Most of her clients engage her services in their fifth month, although some have been known to seek her help and advice from very early on. Monthly meetings are arranged in which test results from the kupat holim are discussed, and the overall health and well-being of mum and baby is assessed. Physical checks, such as the mother’s blood pressure and measuring the baby’s heartbeat with a handheld doppler, are also carried out in order to ensure that the pregnancy is progressing as it should.

If a complication arises at any stage, either during the pregnancy or at the birth itself, Seymour will advise her client accordingly.

ULTIMATELY, IT is Seymour, the midwife, who calls the shots. If for any reason she deems it unsafe to proceed with a home birth, the client must take her advice and transfer to the nearest hospital to have the baby delivered as soon as possible.

The bonds which form between Seymour and her clients are remarkable and unlike nothing she had experienced in all her years working on delivery wards, where she knew very little about the women she supported. In marked contrast, Seymour shares a special bond with all of her clients, some of whom are repeat customers!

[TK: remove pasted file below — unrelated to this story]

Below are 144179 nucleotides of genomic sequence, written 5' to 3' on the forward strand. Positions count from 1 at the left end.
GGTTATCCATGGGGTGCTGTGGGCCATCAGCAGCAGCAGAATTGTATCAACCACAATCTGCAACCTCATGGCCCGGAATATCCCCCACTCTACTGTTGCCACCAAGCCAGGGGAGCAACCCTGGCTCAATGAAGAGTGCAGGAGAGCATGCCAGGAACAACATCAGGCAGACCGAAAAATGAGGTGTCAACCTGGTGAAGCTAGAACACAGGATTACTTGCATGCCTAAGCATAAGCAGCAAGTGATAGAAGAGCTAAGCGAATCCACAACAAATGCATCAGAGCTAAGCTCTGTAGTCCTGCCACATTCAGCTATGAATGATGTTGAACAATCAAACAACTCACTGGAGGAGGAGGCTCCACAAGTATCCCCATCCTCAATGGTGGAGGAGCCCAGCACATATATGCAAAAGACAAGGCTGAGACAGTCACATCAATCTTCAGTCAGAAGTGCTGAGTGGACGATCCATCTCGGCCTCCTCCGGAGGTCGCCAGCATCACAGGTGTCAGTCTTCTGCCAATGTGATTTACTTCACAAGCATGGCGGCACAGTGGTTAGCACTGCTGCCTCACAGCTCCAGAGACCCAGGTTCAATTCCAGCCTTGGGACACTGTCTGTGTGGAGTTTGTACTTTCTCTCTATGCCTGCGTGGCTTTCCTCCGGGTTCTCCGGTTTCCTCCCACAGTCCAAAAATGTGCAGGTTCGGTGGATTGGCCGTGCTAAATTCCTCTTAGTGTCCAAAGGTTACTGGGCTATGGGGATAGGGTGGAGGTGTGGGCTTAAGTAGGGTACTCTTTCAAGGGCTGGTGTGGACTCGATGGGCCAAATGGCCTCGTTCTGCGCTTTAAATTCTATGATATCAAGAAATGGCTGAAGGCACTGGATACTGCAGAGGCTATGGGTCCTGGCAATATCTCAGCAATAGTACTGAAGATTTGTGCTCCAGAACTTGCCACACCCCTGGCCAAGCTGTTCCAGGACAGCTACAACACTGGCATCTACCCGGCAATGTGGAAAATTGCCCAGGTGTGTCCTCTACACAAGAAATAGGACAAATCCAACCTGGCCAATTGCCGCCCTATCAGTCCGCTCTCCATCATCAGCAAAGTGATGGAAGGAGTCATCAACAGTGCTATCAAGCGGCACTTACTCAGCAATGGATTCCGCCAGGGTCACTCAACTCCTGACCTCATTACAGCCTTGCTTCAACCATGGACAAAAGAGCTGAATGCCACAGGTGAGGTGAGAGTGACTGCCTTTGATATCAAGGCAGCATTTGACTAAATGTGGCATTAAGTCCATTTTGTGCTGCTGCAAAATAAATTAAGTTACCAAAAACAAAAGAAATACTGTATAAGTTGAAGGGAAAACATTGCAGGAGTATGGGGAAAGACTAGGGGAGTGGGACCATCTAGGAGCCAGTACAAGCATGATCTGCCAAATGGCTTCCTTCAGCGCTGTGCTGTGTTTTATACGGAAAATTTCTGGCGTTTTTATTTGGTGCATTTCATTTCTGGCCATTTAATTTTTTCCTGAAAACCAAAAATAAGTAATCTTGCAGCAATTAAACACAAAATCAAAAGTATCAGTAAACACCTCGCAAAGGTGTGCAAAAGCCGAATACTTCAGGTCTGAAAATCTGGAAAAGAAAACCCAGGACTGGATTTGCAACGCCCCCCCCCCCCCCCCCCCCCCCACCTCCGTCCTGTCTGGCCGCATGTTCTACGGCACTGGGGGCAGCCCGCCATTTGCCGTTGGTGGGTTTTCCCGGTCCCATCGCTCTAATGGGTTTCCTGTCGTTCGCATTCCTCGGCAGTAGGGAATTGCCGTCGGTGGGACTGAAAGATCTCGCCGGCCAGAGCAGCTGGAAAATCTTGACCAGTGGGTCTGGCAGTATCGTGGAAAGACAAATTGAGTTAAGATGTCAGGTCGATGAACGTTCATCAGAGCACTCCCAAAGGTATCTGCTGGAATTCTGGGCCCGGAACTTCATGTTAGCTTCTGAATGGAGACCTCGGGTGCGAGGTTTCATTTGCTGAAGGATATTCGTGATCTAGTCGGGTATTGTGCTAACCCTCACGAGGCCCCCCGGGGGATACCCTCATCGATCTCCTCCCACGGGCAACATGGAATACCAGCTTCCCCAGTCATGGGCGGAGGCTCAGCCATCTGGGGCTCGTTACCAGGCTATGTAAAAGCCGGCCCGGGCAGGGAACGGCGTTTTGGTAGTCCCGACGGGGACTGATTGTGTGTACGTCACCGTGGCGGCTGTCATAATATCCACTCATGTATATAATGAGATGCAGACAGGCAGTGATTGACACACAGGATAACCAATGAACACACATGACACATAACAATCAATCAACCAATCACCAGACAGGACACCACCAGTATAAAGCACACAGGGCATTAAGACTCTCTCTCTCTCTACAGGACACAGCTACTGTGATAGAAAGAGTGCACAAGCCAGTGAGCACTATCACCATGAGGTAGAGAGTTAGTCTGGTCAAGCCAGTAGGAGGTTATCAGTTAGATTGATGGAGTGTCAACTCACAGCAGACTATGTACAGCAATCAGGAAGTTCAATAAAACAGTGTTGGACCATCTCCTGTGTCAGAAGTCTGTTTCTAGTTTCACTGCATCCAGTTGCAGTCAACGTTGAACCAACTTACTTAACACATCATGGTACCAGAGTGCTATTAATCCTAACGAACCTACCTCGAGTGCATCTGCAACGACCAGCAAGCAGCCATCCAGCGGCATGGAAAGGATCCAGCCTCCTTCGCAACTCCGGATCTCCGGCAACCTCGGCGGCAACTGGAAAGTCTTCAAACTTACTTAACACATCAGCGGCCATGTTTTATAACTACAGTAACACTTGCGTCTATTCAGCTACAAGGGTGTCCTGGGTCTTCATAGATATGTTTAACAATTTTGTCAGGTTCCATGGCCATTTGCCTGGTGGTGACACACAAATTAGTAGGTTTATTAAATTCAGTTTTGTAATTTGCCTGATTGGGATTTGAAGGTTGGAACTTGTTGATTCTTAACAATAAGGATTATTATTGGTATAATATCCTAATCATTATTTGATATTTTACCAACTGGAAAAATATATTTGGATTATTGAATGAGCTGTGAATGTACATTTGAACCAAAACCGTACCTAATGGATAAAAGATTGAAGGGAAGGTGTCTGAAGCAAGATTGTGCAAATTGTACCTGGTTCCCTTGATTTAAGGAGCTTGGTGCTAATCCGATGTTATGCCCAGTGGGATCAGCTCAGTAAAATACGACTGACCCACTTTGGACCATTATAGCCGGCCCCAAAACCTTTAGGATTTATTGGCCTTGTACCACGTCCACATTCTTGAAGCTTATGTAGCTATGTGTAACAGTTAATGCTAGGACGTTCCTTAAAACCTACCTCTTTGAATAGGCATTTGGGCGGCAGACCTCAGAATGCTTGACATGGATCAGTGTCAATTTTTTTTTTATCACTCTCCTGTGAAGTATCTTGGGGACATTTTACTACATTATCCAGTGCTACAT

Barring any unforeseen emergencies, having your baby at home or in a birth center tends to be quicker and easier, requiring less intervention and aftercare.

Despite all of the above, home births are relatively rare in Israel (only 30 midwives in the entire country provide such a service), as many still consider the practice to be reckless and unsafe. However, this is simply not the case, as evidenced by the findings of a research paper in The Lancet on September 1, 2019, which concluded that the risks are the same for low-risk women, whether they choose to deliver at home or in a hospital.

Ultimately, as Seymour confirmed, the safety of the mother and the baby is paramount for all midwives, regardless of where the birth is taking place.

Although it is a very personal choice, Seymour hopes that more women will consider either a birth center or a home birth when formulating their own birthing plan. Ideally, she would like to expand the Binyamin Natural Birthing Center in order to make it accessible to more women.

Finally, although you may assume that a home birth is a messy business, Seymour assures me this is not the case and should in no way be a deciding factor when considering where to have a baby!

The writer is a former lawyer from Manchester, England. She now lives in Netanya, where she spends most of her time writing and enjoying her new life in Israel.

Sarah Seymour can be contacted at